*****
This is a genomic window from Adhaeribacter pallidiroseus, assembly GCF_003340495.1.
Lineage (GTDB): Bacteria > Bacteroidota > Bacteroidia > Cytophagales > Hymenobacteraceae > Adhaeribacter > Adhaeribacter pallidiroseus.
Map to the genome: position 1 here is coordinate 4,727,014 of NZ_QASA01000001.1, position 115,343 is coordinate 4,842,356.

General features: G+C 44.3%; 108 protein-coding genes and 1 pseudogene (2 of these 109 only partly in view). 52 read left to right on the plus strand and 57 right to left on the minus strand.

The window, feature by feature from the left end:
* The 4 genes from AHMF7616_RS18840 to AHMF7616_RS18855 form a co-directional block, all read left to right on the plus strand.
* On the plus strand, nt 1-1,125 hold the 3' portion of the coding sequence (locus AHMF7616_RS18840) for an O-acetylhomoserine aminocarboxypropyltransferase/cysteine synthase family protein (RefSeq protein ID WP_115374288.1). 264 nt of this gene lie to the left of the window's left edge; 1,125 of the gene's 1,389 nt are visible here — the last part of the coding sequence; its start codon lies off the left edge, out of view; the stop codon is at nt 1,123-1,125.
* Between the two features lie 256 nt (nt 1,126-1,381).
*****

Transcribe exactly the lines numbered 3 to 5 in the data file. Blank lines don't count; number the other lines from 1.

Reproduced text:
Map to the genome: position 1 here is coordinate 4,727,014 of NZ_QASA01000001.1, position 115,343 is coordinate 4,842,356.

General features: G+C 44.3%; 108 protein-coding genes and 1 pseudogene (2 of these 109 only partly in view). 52 read left to right on the plus strand and 57 right to left on the minus strand.

The window, feature by feature from the left end: